Poverty tourism brings cash to SA townships
Seeing buses full of tourists looking for a glimpse of South African poverty, squatter camp resident Lawrence Rolomana decided to try to earn a share of the cash they were spending.
Bored and jobless, the 22-year-old approached the tour guides and asked: “Can you please share your guests with us?”
He suggested showing the visitors around the camp where he lives, offering them more than just a fleeting glimpse from the road. “No problem,” he was told, “as long as you bring them back in one piece.”
Attracting tourists might seem a daunting task for someone living in a squatter camp in Soweto township, on the edge of Johannesburg, the world’s most dangerous city outside a war zone.
However, Rolomana and his friends now take hundreds of mostly Western visitors, keen to see the grim side of the new South Africa, around their community every week.
The tiny shacks in the Motsoaledi camp have no water and no electricity. Parents and children share a few square metres, possibly one table, one bed and a television set powered by a car battery. There are no museums and no obvious tourist attractions.
Before tours were organised, visitors on their way to see the house of former president Nelson Mandela in Soweto, the crucible of the anti-apartheid struggle, were already stopping by for a glimpse from the safety of their buses.
Four years later, after working with residents on security and tour-guiding skills, professional guides are happy with the arrangement.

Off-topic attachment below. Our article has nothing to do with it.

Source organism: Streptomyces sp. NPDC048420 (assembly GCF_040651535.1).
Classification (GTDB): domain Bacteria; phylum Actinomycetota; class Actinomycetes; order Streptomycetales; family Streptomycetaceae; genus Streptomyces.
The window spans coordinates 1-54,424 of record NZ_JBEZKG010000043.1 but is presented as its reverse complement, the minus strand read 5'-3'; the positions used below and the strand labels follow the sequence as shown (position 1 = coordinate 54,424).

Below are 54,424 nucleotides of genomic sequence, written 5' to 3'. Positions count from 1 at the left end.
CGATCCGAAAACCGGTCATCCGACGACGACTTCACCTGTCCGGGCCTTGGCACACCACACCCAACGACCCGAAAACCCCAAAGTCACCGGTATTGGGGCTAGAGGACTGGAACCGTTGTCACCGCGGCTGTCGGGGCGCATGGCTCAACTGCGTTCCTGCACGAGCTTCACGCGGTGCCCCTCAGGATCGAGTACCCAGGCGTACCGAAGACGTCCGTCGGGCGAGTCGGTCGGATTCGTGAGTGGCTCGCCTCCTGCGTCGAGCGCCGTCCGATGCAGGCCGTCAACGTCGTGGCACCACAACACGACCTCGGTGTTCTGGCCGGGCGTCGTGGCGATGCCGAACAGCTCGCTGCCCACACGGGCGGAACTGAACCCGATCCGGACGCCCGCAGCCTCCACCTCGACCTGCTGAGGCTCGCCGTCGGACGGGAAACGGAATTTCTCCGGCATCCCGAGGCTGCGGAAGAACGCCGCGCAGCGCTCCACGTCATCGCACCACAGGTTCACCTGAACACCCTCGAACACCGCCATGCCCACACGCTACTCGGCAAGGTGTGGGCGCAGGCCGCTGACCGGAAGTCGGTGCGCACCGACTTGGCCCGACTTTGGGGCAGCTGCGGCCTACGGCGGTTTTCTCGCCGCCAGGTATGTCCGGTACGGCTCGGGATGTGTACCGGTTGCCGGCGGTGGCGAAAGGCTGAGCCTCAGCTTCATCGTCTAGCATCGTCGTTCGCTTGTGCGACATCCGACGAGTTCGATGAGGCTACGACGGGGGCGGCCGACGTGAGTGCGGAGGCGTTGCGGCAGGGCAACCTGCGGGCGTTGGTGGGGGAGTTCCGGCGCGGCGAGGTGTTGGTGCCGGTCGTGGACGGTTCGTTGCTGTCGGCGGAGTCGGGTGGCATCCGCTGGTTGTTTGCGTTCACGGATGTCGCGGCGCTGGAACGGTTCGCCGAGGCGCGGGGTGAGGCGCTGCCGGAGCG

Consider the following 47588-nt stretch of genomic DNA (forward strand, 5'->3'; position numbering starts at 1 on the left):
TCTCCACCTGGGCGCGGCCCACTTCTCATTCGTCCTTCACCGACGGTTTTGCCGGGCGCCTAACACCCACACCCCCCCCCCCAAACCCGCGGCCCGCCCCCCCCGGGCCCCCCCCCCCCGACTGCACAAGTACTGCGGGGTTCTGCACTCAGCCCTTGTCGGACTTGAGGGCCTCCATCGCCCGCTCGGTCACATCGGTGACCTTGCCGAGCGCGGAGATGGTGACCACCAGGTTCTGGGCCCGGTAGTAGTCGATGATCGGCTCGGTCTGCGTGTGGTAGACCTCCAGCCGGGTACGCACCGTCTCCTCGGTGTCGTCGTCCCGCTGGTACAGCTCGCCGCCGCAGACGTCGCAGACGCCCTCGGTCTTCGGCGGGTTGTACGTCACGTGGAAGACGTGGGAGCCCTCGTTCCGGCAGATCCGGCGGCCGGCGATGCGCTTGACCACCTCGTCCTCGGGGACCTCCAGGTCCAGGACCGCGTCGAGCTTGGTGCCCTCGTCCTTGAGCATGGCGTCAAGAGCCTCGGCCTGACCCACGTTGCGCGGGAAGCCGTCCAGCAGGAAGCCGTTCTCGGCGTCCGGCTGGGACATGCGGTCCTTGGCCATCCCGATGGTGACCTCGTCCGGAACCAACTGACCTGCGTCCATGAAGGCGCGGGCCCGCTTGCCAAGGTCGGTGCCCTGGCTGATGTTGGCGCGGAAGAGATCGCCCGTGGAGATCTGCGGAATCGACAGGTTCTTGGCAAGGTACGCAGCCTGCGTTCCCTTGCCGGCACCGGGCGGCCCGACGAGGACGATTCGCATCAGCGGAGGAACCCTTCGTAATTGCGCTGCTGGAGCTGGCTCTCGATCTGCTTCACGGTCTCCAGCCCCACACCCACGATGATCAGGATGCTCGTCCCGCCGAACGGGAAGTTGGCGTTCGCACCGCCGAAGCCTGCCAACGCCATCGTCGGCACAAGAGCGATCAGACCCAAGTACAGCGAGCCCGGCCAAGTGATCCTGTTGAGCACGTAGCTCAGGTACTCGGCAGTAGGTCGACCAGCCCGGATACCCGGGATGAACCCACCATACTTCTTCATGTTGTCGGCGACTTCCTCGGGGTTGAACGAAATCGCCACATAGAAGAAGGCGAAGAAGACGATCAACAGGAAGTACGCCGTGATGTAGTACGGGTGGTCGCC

So are Rolomana and 20 other residents who share the work.
Touring the settlement is free. But Rolomana can make up to R100 in tips on a good day—taking visitors on a short stroll down the narrow alleys, visiting a shack and watching residents coming and going and collecting water at one of the communal water taps.
That is equivalent to roughly a day’s pay for a security guard protecting an apartment compound in a wealthy suburb.
Growing numbers of tourists are visiting townships such as Soweto between safaris and trips to the beach at Cape Town.
Do the poor, black residents resent the much wealthier, often white, tourists coming to stare at their poverty?
Many say they don’t.
Desmond (42), who moved to Soweto from the Eastern Cape and lives in a few square metres with his wife and four children, tries to survive with the odd day job. He welcomes the extra cash.
“I feel happy because people can help us. It feels all right, no problem,” he said. Visitors, leaving after exchanging a few words, sometimes leave a banknote when shaking his hand.
Outside in the alley, Adili (17), who goes to school, said: “It is a good thing, because most of the time they give us something.”
Some visitors were uneasy, however.
“I did not need to see what a squatter camp looks like,” said Belgian tourist Lieve Vantecom, who said she preferred visiting the part of Soweto related to the anti-apartheid struggle.
Another problem became apparent when a child arrived with his hand outstretched, the only person begging during a 20-minute visit. There is a risk that schoolchildren might be tempted to play truant for the chance of a few coins.
Professional guide Antonio Vukman said visitors usually wanted to see the camps but money was a problem and tours needed to be better organised, with a fixed price.
“People hammer on their poverty, they ask for money ... it lacks structure,” he said. “Tours may take Soweto out of their trip if people complain about being compelled to give money.”—Reuters